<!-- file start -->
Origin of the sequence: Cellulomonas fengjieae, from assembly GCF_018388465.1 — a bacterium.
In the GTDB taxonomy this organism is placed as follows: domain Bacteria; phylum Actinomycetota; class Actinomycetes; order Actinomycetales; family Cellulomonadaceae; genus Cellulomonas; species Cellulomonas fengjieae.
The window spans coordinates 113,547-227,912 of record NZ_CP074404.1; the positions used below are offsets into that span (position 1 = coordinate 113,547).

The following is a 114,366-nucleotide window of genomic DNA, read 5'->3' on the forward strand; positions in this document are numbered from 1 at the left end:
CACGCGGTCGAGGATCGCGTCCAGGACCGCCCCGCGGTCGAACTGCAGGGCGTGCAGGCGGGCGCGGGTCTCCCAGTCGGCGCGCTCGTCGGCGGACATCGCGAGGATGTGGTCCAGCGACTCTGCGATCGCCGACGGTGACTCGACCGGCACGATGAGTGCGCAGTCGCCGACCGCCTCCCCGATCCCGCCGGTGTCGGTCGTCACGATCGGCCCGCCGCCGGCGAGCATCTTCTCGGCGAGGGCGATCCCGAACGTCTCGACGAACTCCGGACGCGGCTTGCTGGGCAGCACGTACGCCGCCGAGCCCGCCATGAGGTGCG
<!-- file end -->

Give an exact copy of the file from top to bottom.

Origin of the sequence: Cellulomonas fengjieae, from assembly GCF_018388465.1 — a bacterium.
In the GTDB taxonomy this organism is placed as follows: domain Bacteria; phylum Actinomycetota; class Actinomycetes; order Actinomycetales; family Cellulomonadaceae; genus Cellulomonas; species Cellulomonas fengjieae.
The window spans coordinates 113,547-227,912 of record NZ_CP074404.1; the positions used below are offsets into that span (position 1 = coordinate 113,547).

The following is a 114,366-nucleotide window of genomic DNA, read 5'->3' on the forward strand; positions in this document are numbered from 1 at the left end:
CACGCGGTCGAGGATCGCGTCCAGGACCGCCCCGCGGTCGAACTGCAGGGCGTGCAGGCGGGCGCGGGTCTCCCAGTCGGCGCGCTCGTCGGCGGACATCGCGAGGATGTGGTCCAGCGACTCTGCGATCGCCGACGGTGACTCGACCGGCACGATGAGTGCGCAGTCGCCGACCGCCTCCCCGATCCCGCCGGTGTCGGTCGTCACGATCGGCCCGCCGCCGGCGAGCATCTTCTCGGCGAGGGCGATCCCGAACGTCTCGACGAACTCCGGACGCGGCTTGCTGGGCAGCACGTACGCCGCCGAGCCCGCCATGAGGTGCG